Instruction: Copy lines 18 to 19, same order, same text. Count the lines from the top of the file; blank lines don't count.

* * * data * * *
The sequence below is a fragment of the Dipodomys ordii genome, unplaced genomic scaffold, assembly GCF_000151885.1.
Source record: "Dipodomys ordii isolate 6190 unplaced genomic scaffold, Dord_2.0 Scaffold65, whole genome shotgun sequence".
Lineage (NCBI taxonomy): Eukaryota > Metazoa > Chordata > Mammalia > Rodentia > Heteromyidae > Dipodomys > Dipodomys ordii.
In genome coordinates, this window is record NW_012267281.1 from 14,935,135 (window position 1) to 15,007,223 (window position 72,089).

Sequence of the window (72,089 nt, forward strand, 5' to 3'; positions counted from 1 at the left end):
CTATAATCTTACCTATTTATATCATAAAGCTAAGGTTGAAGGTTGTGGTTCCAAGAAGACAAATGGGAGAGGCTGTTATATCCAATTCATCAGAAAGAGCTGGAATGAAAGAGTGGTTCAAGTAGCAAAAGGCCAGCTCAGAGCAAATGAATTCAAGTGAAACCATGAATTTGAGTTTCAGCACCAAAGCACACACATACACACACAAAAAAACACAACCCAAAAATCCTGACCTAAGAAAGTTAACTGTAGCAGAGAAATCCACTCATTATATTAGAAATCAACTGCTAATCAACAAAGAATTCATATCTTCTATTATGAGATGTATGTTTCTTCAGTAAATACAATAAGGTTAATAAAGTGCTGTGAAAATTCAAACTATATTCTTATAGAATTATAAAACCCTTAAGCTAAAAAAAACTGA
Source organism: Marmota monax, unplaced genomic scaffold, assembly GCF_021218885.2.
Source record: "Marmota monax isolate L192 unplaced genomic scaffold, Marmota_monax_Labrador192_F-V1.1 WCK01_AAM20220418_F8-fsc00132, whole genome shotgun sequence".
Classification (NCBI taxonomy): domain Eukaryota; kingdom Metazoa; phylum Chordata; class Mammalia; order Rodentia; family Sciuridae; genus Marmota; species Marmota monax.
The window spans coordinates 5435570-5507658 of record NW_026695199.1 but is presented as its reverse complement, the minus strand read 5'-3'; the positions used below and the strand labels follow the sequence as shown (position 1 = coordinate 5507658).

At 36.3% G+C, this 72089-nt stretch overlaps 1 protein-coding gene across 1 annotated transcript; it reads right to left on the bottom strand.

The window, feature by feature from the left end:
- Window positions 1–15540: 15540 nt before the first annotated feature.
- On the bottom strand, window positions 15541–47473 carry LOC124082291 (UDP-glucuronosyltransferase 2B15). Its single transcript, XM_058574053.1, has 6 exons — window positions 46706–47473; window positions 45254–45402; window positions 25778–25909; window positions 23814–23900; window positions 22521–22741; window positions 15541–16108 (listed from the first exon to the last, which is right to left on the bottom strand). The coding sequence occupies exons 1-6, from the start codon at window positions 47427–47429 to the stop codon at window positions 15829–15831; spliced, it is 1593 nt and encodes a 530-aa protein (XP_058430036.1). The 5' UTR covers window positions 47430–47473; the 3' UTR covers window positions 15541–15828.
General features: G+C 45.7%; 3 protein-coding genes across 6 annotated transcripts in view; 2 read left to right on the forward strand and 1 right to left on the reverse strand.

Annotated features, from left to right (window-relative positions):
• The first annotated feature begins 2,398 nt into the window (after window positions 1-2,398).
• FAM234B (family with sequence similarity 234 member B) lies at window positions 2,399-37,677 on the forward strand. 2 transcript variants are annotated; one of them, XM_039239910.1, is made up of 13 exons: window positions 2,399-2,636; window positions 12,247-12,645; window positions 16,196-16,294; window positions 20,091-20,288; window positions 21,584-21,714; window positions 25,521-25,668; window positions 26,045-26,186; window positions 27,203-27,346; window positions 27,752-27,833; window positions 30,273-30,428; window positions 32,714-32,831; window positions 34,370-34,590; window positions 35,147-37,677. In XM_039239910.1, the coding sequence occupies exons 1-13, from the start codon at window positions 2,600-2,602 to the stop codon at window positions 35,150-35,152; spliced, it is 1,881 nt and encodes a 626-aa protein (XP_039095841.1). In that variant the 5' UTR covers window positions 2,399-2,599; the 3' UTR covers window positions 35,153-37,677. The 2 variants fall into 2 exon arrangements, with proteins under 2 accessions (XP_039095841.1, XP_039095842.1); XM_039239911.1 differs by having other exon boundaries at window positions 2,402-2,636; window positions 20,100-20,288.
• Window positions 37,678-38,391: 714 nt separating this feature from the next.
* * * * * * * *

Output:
• FAM234B (family with sequence similarity 234 member B) lies at window positions 2,399-37,677 on the forward strand. 2 transcript variants are annotated; one of them, XM_039239910.1, is made up of 13 exons: window positions 2,399-2,636; window positions 12,247-12,645; window positions 16,196-16,294; window positions 20,091-20,288; window positions 21,584-21,714; window positions 25,521-25,668; window positions 26,045-26,186; window positions 27,203-27,346; window positions 27,752-27,833; window positions 30,273-30,428; window positions 32,714-32,831; window positions 34,370-34,590; window positions 35,147-37,677. In XM_039239910.1, the coding sequence occupies exons 1-13, from the start codon at window positions 2,600-2,602 to the stop codon at window positions 35,150-35,152; spliced, it is 1,881 nt and encodes a 626-aa protein (XP_039095841.1). In that variant the 5' UTR covers window positions 2,399-2,599; the 3' UTR covers window positions 35,153-37,677. The 2 variants fall into 2 exon arrangements, with proteins under 2 accessions (XP_039095841.1, XP_039095842.1); XM_039239911.1 differs by having other exon boundaries at window positions 2,402-2,636; window positions 20,100-20,288.
• Window positions 37,678-38,391: 714 nt separating this feature from the next.